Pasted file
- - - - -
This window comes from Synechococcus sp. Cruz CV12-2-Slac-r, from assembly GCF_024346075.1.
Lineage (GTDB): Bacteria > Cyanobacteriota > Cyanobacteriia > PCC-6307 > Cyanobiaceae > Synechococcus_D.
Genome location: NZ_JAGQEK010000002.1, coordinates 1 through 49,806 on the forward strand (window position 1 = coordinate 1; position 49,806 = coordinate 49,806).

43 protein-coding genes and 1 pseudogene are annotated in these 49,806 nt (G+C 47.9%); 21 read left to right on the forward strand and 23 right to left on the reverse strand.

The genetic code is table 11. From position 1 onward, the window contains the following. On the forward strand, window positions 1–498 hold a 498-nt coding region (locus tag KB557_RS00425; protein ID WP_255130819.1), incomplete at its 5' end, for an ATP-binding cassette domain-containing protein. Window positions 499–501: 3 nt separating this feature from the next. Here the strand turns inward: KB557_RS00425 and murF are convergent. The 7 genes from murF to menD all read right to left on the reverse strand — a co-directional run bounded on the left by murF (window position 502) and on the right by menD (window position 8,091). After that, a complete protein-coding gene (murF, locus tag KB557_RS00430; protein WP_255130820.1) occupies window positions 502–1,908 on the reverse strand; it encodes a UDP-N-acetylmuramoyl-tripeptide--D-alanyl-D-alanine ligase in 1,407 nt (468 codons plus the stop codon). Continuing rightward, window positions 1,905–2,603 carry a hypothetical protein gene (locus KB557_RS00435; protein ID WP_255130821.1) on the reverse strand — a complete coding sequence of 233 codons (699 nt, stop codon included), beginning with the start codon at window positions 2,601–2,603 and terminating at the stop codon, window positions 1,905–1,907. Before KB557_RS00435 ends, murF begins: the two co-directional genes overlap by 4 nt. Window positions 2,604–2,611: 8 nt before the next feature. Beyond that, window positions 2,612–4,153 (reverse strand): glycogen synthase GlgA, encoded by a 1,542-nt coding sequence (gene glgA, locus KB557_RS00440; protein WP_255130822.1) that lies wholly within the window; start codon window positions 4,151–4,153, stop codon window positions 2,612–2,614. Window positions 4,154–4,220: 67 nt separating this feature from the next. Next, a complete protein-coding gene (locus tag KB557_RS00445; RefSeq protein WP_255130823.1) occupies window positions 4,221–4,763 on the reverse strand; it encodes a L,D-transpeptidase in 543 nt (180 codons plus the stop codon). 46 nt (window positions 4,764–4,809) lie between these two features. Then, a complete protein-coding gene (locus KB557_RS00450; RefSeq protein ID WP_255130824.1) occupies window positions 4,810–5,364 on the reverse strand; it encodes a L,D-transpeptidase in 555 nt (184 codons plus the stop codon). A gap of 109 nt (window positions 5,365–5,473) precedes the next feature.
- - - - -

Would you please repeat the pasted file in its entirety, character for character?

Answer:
This window comes from Synechococcus sp. Cruz CV12-2-Slac-r, from assembly GCF_024346075.1.
Lineage (GTDB): Bacteria > Cyanobacteriota > Cyanobacteriia > PCC-6307 > Cyanobiaceae > Synechococcus_D.
Genome location: NZ_JAGQEK010000002.1, coordinates 1 through 49,806 on the forward strand (window position 1 = coordinate 1; position 49,806 = coordinate 49,806).

43 protein-coding genes and 1 pseudogene are annotated in these 49,806 nt (G+C 47.9%); 21 read left to right on the forward strand and 23 right to left on the reverse strand.

The genetic code is table 11. From position 1 onward, the window contains the following. On the forward strand, window positions 1–498 hold a 498-nt coding region (locus tag KB557_RS00425; protein ID WP_255130819.1), incomplete at its 5' end, for an ATP-binding cassette domain-containing protein. Window positions 499–501: 3 nt separating this feature from the next. Here the strand turns inward: KB557_RS00425 and murF are convergent. The 7 genes from murF to menD all read right to left on the reverse strand — a co-directional run bounded on the left by murF (window position 502) and on the right by menD (window position 8,091). After that, a complete protein-coding gene (murF, locus tag KB557_RS00430; protein WP_255130820.1) occupies window positions 502–1,908 on the reverse strand; it encodes a UDP-N-acetylmuramoyl-tripeptide--D-alanyl-D-alanine ligase in 1,407 nt (468 codons plus the stop codon). Continuing rightward, window positions 1,905–2,603 carry a hypothetical protein gene (locus KB557_RS00435; protein ID WP_255130821.1) on the reverse strand — a complete coding sequence of 233 codons (699 nt, stop codon included), beginning with the start codon at window positions 2,601–2,603 and terminating at the stop codon, window positions 1,905–1,907. Before KB557_RS00435 ends, murF begins: the two co-directional genes overlap by 4 nt. Window positions 2,604–2,611: 8 nt before the next feature. Beyond that, window positions 2,612–4,153 (reverse strand): glycogen synthase GlgA, encoded by a 1,542-nt coding sequence (gene glgA, locus KB557_RS00440; protein WP_255130822.1) that lies wholly within the window; start codon window positions 4,151–4,153, stop codon window positions 2,612–2,614. Window positions 4,154–4,220: 67 nt separating this feature from the next. Next, a complete protein-coding gene (locus tag KB557_RS00445; RefSeq protein WP_255130823.1) occupies window positions 4,221–4,763 on the reverse strand; it encodes a L,D-transpeptidase in 543 nt (180 codons plus the stop codon). 46 nt (window positions 4,764–4,809) lie between these two features. Then, a complete protein-coding gene (locus KB557_RS00450; RefSeq protein ID WP_255130824.1) occupies window positions 4,810–5,364 on the reverse strand; it encodes a L,D-transpeptidase in 555 nt (184 codons plus the stop codon). A gap of 109 nt (window positions 5,365–5,473) precedes the next feature.